Barbara King reviews The Singing Neanderthal

2 minute read

At the online book review section of Bookslut, the new Steven Mithen book, The Singing Neanderthal: The Origins of Music, Language, Mind, and Body is reviewed by primatologist Barbara J. King. It's a good review to get the main themes of the book, and generally positive. Here's an excerpt:

On page five, Mithen commands attention by announcing a dual intention to take on academic superstar Steve Pinker's (The Blank Slate, How the Mind Works, The Language Instinct) views on the evolution of music and to atone for his own "embarrassing" past neglect of music (The Prehistory of the Mind). I was hooked; Pinker-worthy, non-ego-driven scientists don't grow on trees. Happily, this initial promise of provocation is fulfilled, for Mithen offers a fascinating argument about the evolutionary relationship between music and language. To be precise, it is provocative, fascinating and, I think, quite wrong on multiple points. But how much fun is it, really, to curl up with a book that lulls you into placid agreement?
Somewhat convoluted, Mithen's argument depends on three key moves. First, he starkly splits apart language and music: language tells us about the world, music manipulates our emotions. Second, he proposes a single evolutionary precursor to both language and music. This is the communication system he calls "Hmmmm" for holistic, multi-modal, manipulative, and musical: "Its essence would have been a large number of holistic utterances, each functioning as a complete message in itself rather than as words that could be combined to generate new meanings." Though elements of Hmmmm are present in the communication of modern day apes (and thus, probably, our apelike ancestors), this system really took off once bipedalism evolved in the human lineage. Walking on two legs changed much in our ancestors' anatomy and behavior, and promoted the use of Hmmmm in specific ways.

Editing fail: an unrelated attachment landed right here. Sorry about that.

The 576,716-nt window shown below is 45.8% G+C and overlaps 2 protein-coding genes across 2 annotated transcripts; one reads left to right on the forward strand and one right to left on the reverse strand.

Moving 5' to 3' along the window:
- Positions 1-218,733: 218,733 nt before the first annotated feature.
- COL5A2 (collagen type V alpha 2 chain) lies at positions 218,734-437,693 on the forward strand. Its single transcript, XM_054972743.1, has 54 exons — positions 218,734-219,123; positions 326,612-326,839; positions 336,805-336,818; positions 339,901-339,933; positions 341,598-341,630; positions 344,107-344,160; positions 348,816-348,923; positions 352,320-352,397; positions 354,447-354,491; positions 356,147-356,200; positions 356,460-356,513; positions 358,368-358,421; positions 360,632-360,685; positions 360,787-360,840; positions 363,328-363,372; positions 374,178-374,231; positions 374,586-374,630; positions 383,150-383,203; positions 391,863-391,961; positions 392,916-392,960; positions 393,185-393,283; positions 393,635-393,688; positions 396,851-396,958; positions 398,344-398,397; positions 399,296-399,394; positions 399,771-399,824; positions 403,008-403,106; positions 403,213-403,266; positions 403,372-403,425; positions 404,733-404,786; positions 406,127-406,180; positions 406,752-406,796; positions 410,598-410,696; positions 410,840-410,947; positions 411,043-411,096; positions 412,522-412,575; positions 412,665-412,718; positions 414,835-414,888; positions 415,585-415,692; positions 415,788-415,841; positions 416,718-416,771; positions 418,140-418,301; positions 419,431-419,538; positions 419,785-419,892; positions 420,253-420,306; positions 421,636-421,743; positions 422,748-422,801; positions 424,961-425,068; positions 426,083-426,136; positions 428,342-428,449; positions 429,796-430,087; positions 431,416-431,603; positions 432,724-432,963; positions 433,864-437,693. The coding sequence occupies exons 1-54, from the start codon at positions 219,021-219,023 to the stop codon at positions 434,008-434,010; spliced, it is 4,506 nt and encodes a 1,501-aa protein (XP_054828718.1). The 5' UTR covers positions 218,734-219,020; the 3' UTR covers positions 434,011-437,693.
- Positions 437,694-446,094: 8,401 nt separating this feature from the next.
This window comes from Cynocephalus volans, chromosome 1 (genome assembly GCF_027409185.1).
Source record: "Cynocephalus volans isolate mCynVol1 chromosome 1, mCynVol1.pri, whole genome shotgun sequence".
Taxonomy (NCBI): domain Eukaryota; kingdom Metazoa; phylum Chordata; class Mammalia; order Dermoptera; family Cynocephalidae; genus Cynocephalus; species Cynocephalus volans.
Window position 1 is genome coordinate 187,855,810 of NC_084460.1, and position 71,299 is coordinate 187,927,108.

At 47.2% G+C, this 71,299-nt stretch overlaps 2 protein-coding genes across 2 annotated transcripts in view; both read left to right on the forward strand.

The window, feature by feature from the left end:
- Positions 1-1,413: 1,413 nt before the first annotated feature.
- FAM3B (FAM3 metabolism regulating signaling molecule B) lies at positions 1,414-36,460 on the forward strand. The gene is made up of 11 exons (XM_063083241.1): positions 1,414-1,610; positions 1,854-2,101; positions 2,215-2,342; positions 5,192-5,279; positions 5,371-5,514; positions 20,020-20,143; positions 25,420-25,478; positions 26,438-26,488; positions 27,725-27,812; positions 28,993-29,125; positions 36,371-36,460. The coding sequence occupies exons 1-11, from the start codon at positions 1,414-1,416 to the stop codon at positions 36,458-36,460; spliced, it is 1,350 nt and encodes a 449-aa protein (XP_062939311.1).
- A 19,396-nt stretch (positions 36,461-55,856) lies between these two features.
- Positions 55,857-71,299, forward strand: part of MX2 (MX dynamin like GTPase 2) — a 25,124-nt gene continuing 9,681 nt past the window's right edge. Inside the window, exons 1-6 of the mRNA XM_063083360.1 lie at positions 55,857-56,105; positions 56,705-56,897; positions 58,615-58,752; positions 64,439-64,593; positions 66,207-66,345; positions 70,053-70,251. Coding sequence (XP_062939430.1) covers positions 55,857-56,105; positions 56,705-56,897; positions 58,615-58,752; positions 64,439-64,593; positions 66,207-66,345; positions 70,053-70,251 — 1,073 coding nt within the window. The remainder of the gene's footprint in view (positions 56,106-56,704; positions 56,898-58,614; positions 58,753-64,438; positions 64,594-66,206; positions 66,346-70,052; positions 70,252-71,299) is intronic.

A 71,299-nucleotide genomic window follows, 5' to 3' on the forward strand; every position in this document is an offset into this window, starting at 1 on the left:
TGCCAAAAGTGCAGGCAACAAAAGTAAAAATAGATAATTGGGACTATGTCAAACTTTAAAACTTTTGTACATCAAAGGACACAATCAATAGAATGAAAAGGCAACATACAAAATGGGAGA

I may review it myself when I can get my hands on a copy.

I often discuss Mithen's previous book The Prehistory of the Mind in classes. In this earlier book also, Mithen argues that the evolution of human minds involved breaking apart old cognitive systems and stitching them back together in different ways after a period of independent development. It's a sort of mosaic theory of cognitive evolution, coupled with a terminal period of intertentaclation of different mental services into a single conscious experience.

What's "intertentaclation"? I figure it's the octopus equivalent of interdigitation. I guess you could say it makes me go "Hmmmm".